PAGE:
Two members of the Jefferson County Board of Election Commissioners have been formally notified that they are being sued for failure to allow the election commissioner selected by the county judge to do his job. Commission Chairman Mike Adam and Commission Secretary Stu Soffer were named in their official capacity in the formal notices that were filed in the Jefferson County Circuit Clerk's Office late Thursday afternoon.
The Jefferson County Election Commission was also named in the suit, but not the name of its third member Cynthia Sims.
The lawsuit is based on a petition filed July 14 by attorneys for Count Judge Henry “Hank Wilkins IV. It accuses Adam and Soffer of refusing to work with Will Fox, who Wilkins had named election coordinator before the Go Forward Pine Bluff special tax election. The suit says that refusal “resulted in anomalies in the election. Mr. Fox has attempted to assist in the election process that has occurred this year but Mr. Soffer has threatened Mr. Fox and attempted to have him removed from public meetings.”
The petition went on to say that the lack of knowledge by the commission and their refusal to work with Fox resulted in problems during the attempt to count ballots from the tax election.
“But they were unable to operate the election reporting manager, which tallies votes from the electronic voting machines. As a result, they were forced to tally votes by hand, which is a violation of law,” according to the petition.
After the petition was filed, Circuit Judge Rob Wyatt Jr. issued a temporary order to Adam and Soffer, instructing them to cooperate with Fox and give him access to the election commission office, computer passwords and the like so that Fox could prepare for the September school board elections.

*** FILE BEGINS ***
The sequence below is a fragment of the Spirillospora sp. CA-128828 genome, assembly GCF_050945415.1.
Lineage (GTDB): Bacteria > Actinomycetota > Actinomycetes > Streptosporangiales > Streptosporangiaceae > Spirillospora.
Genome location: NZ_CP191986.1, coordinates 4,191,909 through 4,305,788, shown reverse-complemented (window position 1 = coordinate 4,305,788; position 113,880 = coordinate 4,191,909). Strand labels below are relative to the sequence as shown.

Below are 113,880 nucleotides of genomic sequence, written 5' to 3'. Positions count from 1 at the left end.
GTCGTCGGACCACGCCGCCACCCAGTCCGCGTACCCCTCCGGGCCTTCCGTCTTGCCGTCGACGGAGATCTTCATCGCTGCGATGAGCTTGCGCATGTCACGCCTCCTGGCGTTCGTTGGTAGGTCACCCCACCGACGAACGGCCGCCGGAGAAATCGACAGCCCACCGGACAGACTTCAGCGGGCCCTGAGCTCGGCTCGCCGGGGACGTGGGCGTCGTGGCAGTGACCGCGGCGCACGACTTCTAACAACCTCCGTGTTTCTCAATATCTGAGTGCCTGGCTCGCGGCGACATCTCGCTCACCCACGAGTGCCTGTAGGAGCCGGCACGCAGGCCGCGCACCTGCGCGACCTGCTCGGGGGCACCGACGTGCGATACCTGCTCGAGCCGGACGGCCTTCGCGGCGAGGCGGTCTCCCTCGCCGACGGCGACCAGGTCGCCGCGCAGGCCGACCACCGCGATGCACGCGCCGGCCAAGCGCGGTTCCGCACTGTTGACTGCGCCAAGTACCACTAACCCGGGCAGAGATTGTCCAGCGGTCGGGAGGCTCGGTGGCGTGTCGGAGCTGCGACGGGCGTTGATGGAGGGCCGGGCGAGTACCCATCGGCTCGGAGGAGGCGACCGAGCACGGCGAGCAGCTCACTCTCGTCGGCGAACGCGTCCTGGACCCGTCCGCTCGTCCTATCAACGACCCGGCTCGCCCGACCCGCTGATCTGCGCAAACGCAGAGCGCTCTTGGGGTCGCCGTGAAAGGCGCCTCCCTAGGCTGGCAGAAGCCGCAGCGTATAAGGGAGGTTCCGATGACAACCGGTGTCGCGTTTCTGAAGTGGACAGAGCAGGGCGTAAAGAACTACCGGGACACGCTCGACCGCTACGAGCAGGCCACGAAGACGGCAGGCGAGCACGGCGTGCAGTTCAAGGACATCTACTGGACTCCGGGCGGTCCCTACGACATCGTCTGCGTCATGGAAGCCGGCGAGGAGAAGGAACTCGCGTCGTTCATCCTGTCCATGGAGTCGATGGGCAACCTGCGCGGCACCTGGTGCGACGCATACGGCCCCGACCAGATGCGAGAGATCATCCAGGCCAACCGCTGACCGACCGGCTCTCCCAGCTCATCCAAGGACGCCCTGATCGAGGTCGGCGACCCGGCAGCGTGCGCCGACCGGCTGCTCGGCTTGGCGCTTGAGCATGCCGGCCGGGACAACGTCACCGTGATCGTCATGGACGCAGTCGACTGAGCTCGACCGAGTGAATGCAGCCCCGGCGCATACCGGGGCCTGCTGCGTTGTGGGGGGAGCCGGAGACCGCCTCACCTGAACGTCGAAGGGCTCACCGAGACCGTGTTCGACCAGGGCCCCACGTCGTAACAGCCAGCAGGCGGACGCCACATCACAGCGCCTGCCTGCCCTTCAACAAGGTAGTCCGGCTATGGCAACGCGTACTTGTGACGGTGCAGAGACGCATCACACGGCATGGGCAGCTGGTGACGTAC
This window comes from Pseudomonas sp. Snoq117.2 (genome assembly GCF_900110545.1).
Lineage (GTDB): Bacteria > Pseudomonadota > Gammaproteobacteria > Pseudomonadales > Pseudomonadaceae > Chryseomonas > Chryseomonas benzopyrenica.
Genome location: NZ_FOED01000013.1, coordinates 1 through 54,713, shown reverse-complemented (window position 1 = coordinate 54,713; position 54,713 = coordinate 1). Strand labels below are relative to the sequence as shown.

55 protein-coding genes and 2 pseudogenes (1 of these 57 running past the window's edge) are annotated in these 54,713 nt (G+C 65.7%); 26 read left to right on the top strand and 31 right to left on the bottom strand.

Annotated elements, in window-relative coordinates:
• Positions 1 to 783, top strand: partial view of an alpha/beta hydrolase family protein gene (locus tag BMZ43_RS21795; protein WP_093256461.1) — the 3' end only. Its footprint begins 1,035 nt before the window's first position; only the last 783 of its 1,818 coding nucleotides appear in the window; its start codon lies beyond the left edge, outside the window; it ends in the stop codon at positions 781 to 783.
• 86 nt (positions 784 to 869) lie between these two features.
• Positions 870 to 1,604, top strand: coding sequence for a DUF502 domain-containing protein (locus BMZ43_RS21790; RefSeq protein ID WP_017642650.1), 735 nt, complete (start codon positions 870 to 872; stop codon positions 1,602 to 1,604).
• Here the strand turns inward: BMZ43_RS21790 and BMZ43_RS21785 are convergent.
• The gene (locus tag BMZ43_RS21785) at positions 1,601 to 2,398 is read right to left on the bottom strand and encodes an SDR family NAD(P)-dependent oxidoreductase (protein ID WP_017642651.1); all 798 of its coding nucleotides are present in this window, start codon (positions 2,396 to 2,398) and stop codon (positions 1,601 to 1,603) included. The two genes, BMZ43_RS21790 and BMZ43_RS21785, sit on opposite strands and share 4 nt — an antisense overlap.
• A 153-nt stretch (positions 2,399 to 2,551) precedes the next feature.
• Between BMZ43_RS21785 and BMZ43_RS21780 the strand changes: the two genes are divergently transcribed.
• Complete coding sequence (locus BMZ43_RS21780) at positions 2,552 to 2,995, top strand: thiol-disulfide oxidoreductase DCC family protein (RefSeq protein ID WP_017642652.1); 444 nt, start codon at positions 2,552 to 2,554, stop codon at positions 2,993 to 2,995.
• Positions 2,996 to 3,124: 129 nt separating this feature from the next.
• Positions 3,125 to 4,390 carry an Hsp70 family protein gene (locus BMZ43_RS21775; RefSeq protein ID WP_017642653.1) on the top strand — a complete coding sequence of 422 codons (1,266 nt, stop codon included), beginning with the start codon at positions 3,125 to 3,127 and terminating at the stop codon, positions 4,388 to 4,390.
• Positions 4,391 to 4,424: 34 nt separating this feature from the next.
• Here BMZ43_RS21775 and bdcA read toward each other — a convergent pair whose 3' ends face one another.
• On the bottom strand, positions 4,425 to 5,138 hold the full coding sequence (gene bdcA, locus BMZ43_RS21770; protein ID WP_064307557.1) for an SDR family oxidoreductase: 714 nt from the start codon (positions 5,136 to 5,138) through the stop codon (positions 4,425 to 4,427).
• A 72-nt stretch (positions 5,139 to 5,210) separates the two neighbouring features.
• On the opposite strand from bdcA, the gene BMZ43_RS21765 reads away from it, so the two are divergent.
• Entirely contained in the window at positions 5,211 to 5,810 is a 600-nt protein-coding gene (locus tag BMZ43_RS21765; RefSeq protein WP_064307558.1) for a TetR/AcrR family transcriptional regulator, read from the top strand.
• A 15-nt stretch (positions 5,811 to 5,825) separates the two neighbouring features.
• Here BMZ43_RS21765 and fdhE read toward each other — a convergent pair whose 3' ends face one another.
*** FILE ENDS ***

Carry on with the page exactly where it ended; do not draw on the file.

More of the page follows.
Wyatt set a hearing on the petition for 9:30 a.m. Wednesday and instructed all parties to be accompanied by their attorneys. Prosecuting Attorney S. Kyle Hunter, who by state law is the attorney for the commission, said Monday he was aware of the petition and would have no comment on it.
Adam and Soffer have deferred all comments on the issue to Hunter. Adam had previously asked for an Attorney General's opinion to determine if the commission could hire an election coordinator without the approval of the county judge — that opinion, dated July 7, said no.
In the opinion, Arkansas Attorney General Leslie Rutledge said state statutes give the county judge the authority to “purchase labor or services performed by individuals or firms by the county or an agency thereof for salaries, wages, insurance and compensation. In my opinion, this would also extend to contracting for the services of an election coordinator, assuming funds are appropriated by the Quorum Court for that purpose.”
Rutledge also rejected the argument that Adam and Soffer have presented that they fall under an exemption to the law which deals with “other elected officials” because they are elected by their respective political parties. She said in the opinion that the statute defines other elected officials as “county officers whose salaries are fixed by the Quorum Court.”
The opinion also said that while the election commission is responsible for ensuring that there are a “sufficient number of election officials” at each polling site, the commission does not have the authority to contract with those workers. That authority rests solely with the county judge. The lawsuit is the latest in the on-going feud between Adams and Soffer, who are Republicans, and Wilkins, who is a Democrat.